1. Annaleis SmithAnnaleis Smith Post author

      Yes, there are lots of ways to make uniforms more accessible. A uniform bank is a great way! What fun to wear an “experienced” shirt that has been there before.

  3. AvatarRetta

    Breaking the price down is usually an effective tactic. Of course there are people who actually budget and can’t spend it all at once. The obstacle in our council is a the pack level. The packs tell the parents they don’t need the entire uniform. Almost every parent comes in and says “They told me I don’t need the pants”. “They” need to be better informed in order to maintain the uniform standard in scouting. In my view, councils would benefit from stressing the importance of a complete uniform to those packs because it increases retention rates.

  4. AvatarJenn Collier

    The hardship comes in paying 135 for a uniform and 70 in pack fees all at once. If I could pay for the uniform over a year (or 3 years time) that would be great. But I have it on good authority that you don’t have payment plans when selling a uniform. While you may have the luxury of being a stay at home mom, I am a single mother whose children’s dead beat dad does not pay the child support ordered and struggle to provide for my children. I saw scouts as a great opportunity to provide positive male influences in my son’s life as well as provide him with a strong moral compass.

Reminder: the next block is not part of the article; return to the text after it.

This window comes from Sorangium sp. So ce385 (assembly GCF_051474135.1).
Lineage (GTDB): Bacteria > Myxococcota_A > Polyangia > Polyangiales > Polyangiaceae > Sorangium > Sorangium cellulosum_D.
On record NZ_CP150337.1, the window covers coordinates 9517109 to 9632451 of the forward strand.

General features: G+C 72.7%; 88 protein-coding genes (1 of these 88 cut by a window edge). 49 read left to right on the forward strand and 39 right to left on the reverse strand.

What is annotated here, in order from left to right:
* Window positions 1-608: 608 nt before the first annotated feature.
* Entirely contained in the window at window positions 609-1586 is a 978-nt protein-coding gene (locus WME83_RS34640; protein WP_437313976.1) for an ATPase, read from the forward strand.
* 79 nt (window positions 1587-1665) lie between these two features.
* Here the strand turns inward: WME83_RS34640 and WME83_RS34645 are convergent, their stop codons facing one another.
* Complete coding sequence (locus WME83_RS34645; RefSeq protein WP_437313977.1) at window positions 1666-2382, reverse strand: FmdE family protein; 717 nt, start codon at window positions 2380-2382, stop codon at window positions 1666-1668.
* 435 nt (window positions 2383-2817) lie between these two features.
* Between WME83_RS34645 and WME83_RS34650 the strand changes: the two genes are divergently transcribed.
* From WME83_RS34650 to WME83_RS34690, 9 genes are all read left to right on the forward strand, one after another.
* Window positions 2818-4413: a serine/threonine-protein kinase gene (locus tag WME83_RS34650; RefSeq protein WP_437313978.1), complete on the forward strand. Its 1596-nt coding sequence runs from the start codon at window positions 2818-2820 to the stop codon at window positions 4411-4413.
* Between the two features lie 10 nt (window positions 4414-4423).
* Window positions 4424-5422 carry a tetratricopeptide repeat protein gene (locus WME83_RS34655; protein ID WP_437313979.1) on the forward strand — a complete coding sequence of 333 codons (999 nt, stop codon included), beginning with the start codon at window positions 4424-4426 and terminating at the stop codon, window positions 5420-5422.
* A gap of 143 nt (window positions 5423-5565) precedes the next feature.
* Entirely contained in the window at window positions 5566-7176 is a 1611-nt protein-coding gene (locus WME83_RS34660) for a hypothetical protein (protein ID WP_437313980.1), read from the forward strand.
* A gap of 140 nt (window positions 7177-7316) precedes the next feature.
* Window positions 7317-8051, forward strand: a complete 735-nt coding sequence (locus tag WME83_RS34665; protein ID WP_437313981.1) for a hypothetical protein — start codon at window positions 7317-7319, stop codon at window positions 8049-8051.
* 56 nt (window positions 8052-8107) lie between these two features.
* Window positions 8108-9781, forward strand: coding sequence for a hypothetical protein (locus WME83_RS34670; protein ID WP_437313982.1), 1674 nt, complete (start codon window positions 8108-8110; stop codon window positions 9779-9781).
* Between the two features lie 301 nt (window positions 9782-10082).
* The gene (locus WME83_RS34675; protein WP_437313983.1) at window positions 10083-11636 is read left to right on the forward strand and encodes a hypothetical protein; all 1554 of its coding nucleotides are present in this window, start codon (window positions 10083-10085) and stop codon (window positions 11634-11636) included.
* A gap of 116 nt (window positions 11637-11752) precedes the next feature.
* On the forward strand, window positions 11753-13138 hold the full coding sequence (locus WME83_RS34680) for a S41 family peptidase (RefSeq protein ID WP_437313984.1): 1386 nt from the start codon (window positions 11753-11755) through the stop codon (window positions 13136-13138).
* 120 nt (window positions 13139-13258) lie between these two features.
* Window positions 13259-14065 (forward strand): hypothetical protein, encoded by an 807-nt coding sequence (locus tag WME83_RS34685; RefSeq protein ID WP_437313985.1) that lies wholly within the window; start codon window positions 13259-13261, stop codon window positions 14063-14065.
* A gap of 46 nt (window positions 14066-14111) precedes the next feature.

1. AvatarNanaof 5

      I agree with your statement “The hardship comes in paying 135 for a uniform and 70 in pack fees all at once”. As a single grandmother who is completely financially responsible for my grandson the fees of joining, uniform, dues, fun/events is staggering. I get no help from the father (he wrote him off even before he was born) and his mother is disabled and cannot work due to having brain surgery. I asked for assistance/scholarships/etc and was told ” there is none”…so I have a grandson begging to being included and it is draining every resource we have. So he will go to the den meetings and pack meetings but will not be able to go to other fun things unless we magically end up with a guardian angel!